1 Introduction
Present in many daily applications, path planning algorithm helps to solve many navigation problems. Dijkstra proposed one of the first path planning algorithms in 1956 [misa2010interview]. Although this algorithm was capable of finding the shortest path between two points, its use was limited to nodes with positive weights, and the computational cost is quadratic. To decrease the time complexity and allow negative weight between the nodes, others algorithms based on Dijkstra’s algorithm were created, such as A* and Dijkstra’s algorithm with Fibonacci heap [hart1968formal].
Motion planning is a specific application of path planning regarding autonomous robots. Different types of approaches can be used in motion planning, like Gridbased search (which transform the environment in a gridmesh) [grid], Intervalbased search (similar to gridbased search it but uses space data instead of a grid) [interval]
and Rewardbased (similar to a reinforcement learning in deep learning)
[reward]. Commonly, path planning using Gridbased and Intervalbased presents some issues in a large or dynamic environment, due to the time complexity of these algorithms and the need to recalculate the route if a new object was found in an already mapped space [chen2016motion].An important reason for the time complexity problem in the motion planning is because there are usually a lot of possible ways to get to the destination. Regarding the topic of information reducing, some algorithms of decomposition are applied in big data problems: Principal component analysis (PCA)
[pca]and Truncated Singular value decomposition (TSVD)
[tsvd], Nonnegative matrix factorization (NMF) [nmf], among others. Still, recently, these same solutions are used to reduce the number of possible ways to find the best route between two points [pcapp2, pcapp1, svdpp]. However, many of the solutions proposed to compact data are not able to do that considering the non linearity of the data. In 2006 [Hinton504], Hinton, G. proposed the use of Autoencoders to reduce the dimensionality of data, he showed how it is possible to represent data with much less information, because his proposal considered the nonlinearity data. Since then, Autoencoders have been used to compress data, helping to solve various machine learning problems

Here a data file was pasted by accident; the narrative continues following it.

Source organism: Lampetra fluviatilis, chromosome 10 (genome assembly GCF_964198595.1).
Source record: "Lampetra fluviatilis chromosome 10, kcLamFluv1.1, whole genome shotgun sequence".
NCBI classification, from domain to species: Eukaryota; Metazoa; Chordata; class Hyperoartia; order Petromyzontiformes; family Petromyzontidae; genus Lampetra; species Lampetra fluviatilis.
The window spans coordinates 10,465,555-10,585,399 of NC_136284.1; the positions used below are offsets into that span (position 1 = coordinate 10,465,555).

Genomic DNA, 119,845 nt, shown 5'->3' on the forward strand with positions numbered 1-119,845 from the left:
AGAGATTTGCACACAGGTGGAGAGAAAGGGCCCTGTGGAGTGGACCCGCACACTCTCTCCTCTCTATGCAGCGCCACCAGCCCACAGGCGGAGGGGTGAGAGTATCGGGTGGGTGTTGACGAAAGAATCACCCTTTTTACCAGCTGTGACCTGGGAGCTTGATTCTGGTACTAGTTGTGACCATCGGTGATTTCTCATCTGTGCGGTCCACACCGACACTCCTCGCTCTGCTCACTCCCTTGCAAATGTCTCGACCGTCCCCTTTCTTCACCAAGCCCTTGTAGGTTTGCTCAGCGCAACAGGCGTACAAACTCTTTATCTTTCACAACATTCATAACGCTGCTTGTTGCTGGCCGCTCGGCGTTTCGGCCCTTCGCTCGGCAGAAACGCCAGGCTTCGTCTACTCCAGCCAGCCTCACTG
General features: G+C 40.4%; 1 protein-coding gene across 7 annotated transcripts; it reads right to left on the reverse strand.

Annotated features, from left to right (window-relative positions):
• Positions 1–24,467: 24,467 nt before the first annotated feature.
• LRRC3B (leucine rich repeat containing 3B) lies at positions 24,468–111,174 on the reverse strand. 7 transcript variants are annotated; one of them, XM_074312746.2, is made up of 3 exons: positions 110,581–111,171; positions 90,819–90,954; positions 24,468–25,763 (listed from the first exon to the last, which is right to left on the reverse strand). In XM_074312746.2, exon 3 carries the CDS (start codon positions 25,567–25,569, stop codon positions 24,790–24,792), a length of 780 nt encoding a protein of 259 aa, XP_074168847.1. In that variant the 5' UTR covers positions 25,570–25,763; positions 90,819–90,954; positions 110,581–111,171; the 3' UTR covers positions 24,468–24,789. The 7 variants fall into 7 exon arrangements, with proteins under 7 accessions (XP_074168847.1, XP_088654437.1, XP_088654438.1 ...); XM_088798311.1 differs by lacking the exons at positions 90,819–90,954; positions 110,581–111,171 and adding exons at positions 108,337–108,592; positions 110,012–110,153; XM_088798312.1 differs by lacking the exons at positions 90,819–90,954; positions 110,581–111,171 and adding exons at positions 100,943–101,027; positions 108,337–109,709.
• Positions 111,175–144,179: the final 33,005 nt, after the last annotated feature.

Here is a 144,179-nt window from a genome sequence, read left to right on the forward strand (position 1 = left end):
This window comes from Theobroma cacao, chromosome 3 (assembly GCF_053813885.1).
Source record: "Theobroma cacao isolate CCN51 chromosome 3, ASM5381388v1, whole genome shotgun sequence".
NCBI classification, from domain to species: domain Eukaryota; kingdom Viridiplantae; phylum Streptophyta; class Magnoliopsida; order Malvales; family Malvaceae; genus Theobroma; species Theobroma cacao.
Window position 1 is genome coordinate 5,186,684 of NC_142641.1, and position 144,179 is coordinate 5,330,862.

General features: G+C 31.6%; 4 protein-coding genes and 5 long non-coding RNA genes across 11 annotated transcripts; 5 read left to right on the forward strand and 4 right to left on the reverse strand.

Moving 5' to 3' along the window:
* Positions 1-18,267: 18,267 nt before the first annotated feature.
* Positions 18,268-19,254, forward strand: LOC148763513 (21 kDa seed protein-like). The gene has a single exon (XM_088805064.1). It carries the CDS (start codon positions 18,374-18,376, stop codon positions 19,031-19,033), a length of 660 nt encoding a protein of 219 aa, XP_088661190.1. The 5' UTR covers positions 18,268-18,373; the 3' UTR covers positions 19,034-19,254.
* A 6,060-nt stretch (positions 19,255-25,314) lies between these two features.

[ae2].In this paper, we investigate the application of a Convolutional Neuronal Network Encoder to reduce the number of routes. Therefore, the combination between our proposal and any algorithm of path planning must spend less iterations to find the best path than conventional A*. Moreover, we also propose a new dataset for evaluating the performance of the proposed method.
2 CNN Encoder
Convolutional Neural Networks have an excellent capability to extract highlevel features. For this reason, currently, it is being used to solve many problems in deep learning and computational vision problems[lecun2015deep]
. Simultaneously, Autoenconders are being used to code data information in unsupervised learning
[firstae]. They are trained to reconstruct the input data using fewer data than the original input; this way, many times, they can eliminate useless information.Thinking about the good results of CNNs and the capability of the Autoenconder to reduce the dimensionality of the data, we propose a CNN Encoder to eliminate useless routes from 2D maps.
2.1 Model architecture
The process of building the architecture was made interactively. After many combinations of parameters and applications of transfer learning of famous CNNs, like VGG16 and Resnet50, which gets a fewer number of iterations, can be seen in table
1.Layer  Filters  Kernel Size  Activation  Batch Norm  Dropout  

1  Image           
2  Conv  64  3x3  ReLu  True   
3  Conv  128  3x3  ReLu  False  30% 
4  MaxPool    3x3       
5  Conv  256  3x3  ReLu  True   
6  Conv  512  3x3  ReLu  False  30% 
7  Dense  256    LeakyReLU  True  30% 
8  Dense  512    LeakyReLU  True  30%